Walmart this week began testing an all-self-checkout retail location in Plano, Texas, as it tries to keep step with Amazon’s cashierless store ambitions amid an industry-wide labor shortage.
The Texas location isn’t Walmart’s first foray into the all-self-checkout space — the company opened its first cashierless superstore in its home state of Arkansas — but Plano is over three times as big a market as Fayetteville, Arkansas, making this an important test of the initiative.
Walmart’s move follows Amazon’s introduction last month of its first full-size Amazon Fresh grocery store with the company’s “Just Walk Out” cashierless checkout technology after using the technology at smaller locations in the U.K. and U.S. The Amazon Fresh store is located in Bellevue, Washington, just outside of the company’s hometown of Seattle.
Amazon has expanded the use of its Just Walk Out technology to other retailers, including airport convenience retailer Hudson, and offered it to Walmart and Target at the onset of the pandemic, though neither indicated interest. Perhaps unsurprising, as Walmart has gone so far as to resist using Amazon’s cloud computing services in order to keep the competitor at bay.
Alexa, Get An Upgrade
Ahead of newly-minted CEO Andy Jassy’s first earnings report next week, Amazon is rolling out new features and tools on Alexa for third-party voice app developers, its largest release of new tools to date as it attempts to drive more growth and engagement of the voice assistant.
Among the new features are “Alexa Shopping Actions,” which allows app developers and merchants to sell products from Amazon in their skill. Amazon is also bringing its Amazon Associates affiliate marketing program to Alexa, which will allow app developers to earn a commission on qualifying product referrals; and introducing “Paid Skills” through which consumers will pay a one-time fee to access content in a skill.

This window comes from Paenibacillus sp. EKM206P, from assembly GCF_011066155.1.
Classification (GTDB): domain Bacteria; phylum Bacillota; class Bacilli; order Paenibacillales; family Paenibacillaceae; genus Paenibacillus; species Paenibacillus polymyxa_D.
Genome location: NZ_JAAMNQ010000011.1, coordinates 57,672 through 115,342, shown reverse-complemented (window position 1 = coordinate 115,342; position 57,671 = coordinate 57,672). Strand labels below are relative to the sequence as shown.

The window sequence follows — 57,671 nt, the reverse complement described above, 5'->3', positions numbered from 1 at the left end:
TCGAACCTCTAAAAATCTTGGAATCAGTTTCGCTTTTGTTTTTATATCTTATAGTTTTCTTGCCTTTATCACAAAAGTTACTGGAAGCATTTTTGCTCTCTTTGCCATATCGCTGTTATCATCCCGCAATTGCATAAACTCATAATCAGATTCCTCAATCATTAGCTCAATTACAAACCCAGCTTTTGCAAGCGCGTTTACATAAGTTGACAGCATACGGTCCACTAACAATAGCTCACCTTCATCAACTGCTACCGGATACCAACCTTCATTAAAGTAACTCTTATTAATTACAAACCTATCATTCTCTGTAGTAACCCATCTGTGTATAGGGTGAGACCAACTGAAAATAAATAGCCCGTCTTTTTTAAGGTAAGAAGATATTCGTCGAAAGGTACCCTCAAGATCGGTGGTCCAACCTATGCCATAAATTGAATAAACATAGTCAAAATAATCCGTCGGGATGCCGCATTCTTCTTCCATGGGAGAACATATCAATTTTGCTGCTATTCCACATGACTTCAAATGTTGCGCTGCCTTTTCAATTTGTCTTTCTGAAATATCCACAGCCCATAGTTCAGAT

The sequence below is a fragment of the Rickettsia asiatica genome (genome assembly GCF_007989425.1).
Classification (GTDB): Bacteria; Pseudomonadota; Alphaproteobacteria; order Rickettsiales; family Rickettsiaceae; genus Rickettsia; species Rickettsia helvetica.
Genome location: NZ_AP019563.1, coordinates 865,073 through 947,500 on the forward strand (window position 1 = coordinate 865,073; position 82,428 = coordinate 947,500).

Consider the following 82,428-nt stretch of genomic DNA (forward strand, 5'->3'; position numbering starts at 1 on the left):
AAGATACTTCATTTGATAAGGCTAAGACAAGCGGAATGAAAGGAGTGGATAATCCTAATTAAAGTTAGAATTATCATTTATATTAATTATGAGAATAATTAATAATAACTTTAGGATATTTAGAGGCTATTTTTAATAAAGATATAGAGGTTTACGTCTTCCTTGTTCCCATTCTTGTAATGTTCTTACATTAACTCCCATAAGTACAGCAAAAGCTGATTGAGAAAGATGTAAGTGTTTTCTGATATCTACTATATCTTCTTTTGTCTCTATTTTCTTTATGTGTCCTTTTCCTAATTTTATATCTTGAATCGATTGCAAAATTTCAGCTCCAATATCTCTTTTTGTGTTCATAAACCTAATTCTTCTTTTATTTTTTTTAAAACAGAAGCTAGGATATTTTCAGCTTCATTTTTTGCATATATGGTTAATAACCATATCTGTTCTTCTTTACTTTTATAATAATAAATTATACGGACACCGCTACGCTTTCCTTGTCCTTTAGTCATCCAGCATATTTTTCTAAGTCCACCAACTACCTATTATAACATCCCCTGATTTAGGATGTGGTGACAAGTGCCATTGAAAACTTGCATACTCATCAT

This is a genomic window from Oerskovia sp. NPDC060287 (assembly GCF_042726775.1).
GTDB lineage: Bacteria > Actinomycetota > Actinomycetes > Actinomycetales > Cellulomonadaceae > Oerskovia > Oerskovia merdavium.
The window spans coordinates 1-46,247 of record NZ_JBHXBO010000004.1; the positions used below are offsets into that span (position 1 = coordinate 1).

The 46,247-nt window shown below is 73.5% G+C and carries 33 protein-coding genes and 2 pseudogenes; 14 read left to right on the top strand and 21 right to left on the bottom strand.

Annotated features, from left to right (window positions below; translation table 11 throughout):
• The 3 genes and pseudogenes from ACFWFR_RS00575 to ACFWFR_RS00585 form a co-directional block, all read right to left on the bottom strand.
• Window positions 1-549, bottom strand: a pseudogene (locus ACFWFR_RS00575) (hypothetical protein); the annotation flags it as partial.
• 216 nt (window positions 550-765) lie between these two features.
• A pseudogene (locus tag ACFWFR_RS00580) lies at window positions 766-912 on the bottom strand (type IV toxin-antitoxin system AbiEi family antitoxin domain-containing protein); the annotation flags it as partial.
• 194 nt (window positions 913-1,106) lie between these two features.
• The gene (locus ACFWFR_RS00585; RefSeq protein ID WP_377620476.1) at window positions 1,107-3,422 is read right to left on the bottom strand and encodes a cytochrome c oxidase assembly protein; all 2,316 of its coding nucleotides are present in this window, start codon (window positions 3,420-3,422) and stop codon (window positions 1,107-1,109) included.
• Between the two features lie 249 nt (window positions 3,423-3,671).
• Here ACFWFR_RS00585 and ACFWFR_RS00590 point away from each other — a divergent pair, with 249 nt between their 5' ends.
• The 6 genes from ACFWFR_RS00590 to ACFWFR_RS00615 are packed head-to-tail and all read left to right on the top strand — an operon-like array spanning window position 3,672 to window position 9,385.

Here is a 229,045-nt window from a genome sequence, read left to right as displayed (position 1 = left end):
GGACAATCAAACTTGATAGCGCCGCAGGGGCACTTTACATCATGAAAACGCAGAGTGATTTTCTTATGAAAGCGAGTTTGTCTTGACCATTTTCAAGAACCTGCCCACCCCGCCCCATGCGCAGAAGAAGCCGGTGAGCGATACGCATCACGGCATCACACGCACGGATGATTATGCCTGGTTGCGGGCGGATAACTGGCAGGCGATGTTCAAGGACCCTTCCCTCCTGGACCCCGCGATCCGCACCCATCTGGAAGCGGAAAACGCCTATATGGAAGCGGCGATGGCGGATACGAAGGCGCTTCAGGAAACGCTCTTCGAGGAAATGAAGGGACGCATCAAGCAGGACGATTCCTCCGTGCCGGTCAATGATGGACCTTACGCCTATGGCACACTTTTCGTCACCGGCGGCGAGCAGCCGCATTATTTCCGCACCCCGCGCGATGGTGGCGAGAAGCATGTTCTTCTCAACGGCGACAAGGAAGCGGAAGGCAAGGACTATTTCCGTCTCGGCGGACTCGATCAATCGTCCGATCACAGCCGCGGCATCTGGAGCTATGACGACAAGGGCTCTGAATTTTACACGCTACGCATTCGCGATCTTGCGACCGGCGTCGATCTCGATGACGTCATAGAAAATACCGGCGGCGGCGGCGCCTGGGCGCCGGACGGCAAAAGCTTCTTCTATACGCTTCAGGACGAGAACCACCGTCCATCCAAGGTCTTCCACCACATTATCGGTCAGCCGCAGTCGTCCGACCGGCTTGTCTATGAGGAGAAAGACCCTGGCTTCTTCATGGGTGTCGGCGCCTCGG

Jeff Blankenburg, Amazon’s technology evangelist for Alexa, said in a blog post that the company’s vision for Alexa is for her to be “proactive, personal and predictable, everywhere customers want her to be.”
“It’s our long-term vision, which means there’s a lot of work to be done to make this a reality,” Blankenburg wrote.
Part of that work includes getting consumers to actually use Alexa to shop. According to PYMNTS research, approximately one-third of consumers own a voice assistant device but only about 7 percent of them have used voice assistants to make purchases while shopping for groceries and retail products. Still, that’s a 45 percent increase in consumers buying things with voice assistants since 2018.
More Wine Selection
Walmart is adding to its Winemakers Selection label with a new Reserve Series, showcasing five premium wine varietals from some of the world’s most prominent growing regions. Among the $10 per bottle selections are California Cabernet Sauvignon, French Rosé and Italian Pinot Grigio.
The Winemakers Selection Reserve Series is available in brick-and-mortar Walmart locations across the country, as well as for delivery and grocery pickup where local and state laws allow. The Winemakers Selection label first debuted to shoppers in 2018.
The move could be an attempt to bolster Walmart’s hold on grocery sales, which it has shown concern about in recent months. While Walmart has a 10-to-1 advantage over Amazon in grocery, a leaked memo from February shows that the box-store giant is concerned about the increasingly competitive space and declining market share.
But while grocery is an important area for Walmart — the retailer is largely dependent on grocery sales to boost its top line — the battle for consumer wallets will still be fought and won on retail, where Amazon has been gaining ground for several years. According to PYMNTS analysis, as of the first quarter, Amazon accounts for 9.1 percent of consumer retail spend and 3.5 percent of consumer spend, and the company will likely take the mantle as America’s largest retailer next year.